Miantonomo (1565? - August, 1643) leader of the Narragansetts, he was the nephew of Sachem Canonicus. He maintained friendly relations with the Massachusetts ,Rhode Island and Connecticut settlersbut his unclear attitude at the outbreak of the Pequot War forced him to go personally to Boston to prove his loyalty. He allowed thereafter John Mason and his troops to cross his territories.

October 4 1638 - Governor of Virginia John Harvey decrees that trading with Maryland Indians will now be banned north of a line going from Wiconowe River (commonly called Anancock) to the eastern edge of Chesapeake Bay, without the prior concurrence of Lord Baltimore.

October 8, 1638 - After several months of open dicussion, William Arnold and eleven others are given by Roger Williams a deed for Pawtuxet, a land he bought to Canonicus and Miantonomo, the 2 Narragansett leaders.

William Arnold (Ilchester (Somerset) - Providence,1587) 
Born in a family of wealthy landowners from Somerset, he left Dartmouth to New England where he arrived with his wife and children on September 14, 1635. He was first settled in Hingham, Massachusetts, but moved quickly to Providence to join the new plantation founded by Roger Williams. He was part of the 12 founding members of the First Baptist Church of America without ceasing to keep close relationship with the Massachusetts government.

October, 1638 - Governor of Virginia John Harvey, confirms the opinion delivered last April by the English government which considered that William Claiborne had no right on Kent Island, property of the Province of Maryland. 

In reply, Claiborne sent George Scovell to recover if possible a part of the seized territory but his request was rejected by the Court of Justice of Maryland. It was considered that archbishop William Laud’s decision left no room for disputes because it had been taken in all impartiality.

While these proceedings dragged on, the Jesuits that had made come Lord Baltimore had started their missionary work. They had already converted many Indians among whom Tayac, the leader of the Piscataquas who had so been baptized as well as several members of his family and the people of Port Tobacco.

November 14, 1638 - Theophilus Eaton and the representatives of the New Haven colony sign an agreement with Quinnipiack leader Momauquin,  by which they undertake to protect his people against his traditional Mohawk and Pequot foes while he gives them in return his rights, positions and interests on the territories where both parties will accept to live without hatred nor hostility.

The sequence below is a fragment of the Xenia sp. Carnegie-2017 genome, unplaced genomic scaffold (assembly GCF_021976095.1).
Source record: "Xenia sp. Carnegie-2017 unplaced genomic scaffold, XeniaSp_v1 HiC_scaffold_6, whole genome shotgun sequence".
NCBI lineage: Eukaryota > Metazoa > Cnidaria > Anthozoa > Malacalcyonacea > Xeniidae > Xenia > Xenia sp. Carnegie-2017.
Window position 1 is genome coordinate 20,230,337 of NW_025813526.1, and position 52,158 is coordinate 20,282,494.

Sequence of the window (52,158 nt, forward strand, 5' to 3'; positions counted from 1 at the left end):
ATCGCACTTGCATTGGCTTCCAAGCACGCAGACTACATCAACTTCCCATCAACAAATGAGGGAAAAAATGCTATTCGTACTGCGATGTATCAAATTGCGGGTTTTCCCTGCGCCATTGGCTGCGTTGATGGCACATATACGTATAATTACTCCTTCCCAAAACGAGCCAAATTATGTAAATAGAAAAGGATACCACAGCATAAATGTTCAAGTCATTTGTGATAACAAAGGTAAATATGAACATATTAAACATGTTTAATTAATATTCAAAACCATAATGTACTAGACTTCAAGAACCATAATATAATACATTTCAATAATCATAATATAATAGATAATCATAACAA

The Mohawks and the Pequots had virtually crushed the Indians of New Haven, leaving only 40 survivors and it is one of reasons why Théophilus Eaton and his companions made the commitment to protect them. In consideration for the lands given up by the Indians, the settlers offered them coats, hatchets, knives and crockery but also seeds and the right to go hunting freely.

December 6, 1638 - Dorothy Talbye of Salem is hanged in Boston for the murder of his 3-year-old daughter.

During a crisis of dementia, Dorothy Talbye, who had been sentenced a few months earlier for violence against her husband, had killed in November his three-year-old daughter, obeying according to her, Satan's order. She did not show cooperative during her trial, refusing to speak to the point that John Winthrop threatened her to pile stones on her breast until she plead guilty. She refused nevertheless to regret and was sentenced to death. The day of her execution, she struggled as she could, removed the cap that hid her head and tried to run away by the ladder.

Regarding murder, the American colonial rule followed the English custom foundations of which were essentially biblical. In the Bible, the punishment for a crime was inevitably death. The Massachusetts law thus referred to the Books of Exodus, Leviticus and Numbers that offered no alternative. Dorothy Talbye's trial further demonstrates that there was then no distinction between the treatment of an obviously irresponsible woman and a normal criminal. The fact that governor John Winthrop haDs himself acknowledged that she " was possessed by Satan " did not allow her to escape the death penalty.

December 12, 1638 - the ship Desire captained by William Pierce arrives at Boston bringing slaves from Barbados.

It was not the first time when Pierce was engaged in this kind of trade. He was endorsed by the Boston authorities which found there the opportunity to get rid of unwanted Indians like Pequots by exchanging them in Bermuda for African slaves.

December, 1638 - Sentenced to leave Plymouth because of his religious beliefs, Samuel Gorton settles down on Aquidneck Island, Rhode Island.

With the arrival of winter, his wife and children were allowed to stay in Plymouth the time for him to get a new home.

Samuel Gorton (1592-1677)
Born near Manchester, Lancashire, he received from his parents a solid education through private tutors who moreover taught him Greek and Hebrew. He was subsequently able to study the original biblical texts and make his own interpretation.
Fearing persecution because of his personal religious beliefs, he moved late 1636 to Boston with his family. Just arrived in Massachusetts, he found that the land run by the Puritans had nothing different from what he had left. His radical political and religious ideas as well as his outspokenness quickly earned him the wrath of the Government. Courteous man, Gorton had an open mind but did not hesitate to speak out loudly and clearly his opinions.
He defended vigorously the separation of church and state as well as the right to practice one’s religion. He also fought slavery and was the advocate of equal rights for women. The government of Boston did all what it could to to get rid of him and his followers, the Gortonits. He was imprisoned in particular on the pretext that his wife had smiled at church. Driven out of Boston, he moved then to Plymouth where he took part in the life of the community and helped during the Pequot War. But the difference of his religious views eventually opposed him to local authorities who summoned him before the Court. He proved so untractable and offensive to the judges that they gave him 14 days to leave Plymouth with his family.
He moved in December, 1638 to Aquidneck Island, near Portsmouth, Rhode Island. 

December, 1638 - Théophilus Eaton buys to Monotowese, the son of the chief of Marrabesech of vast tract of land for the benefit of the New Haven colony. It is about 10 miles long and 13 wide 15 km long on 20 wide. The English offer in exchange coats, seeds and water hunting right waters to the Indians whose tribe is  only represented by a dozen families.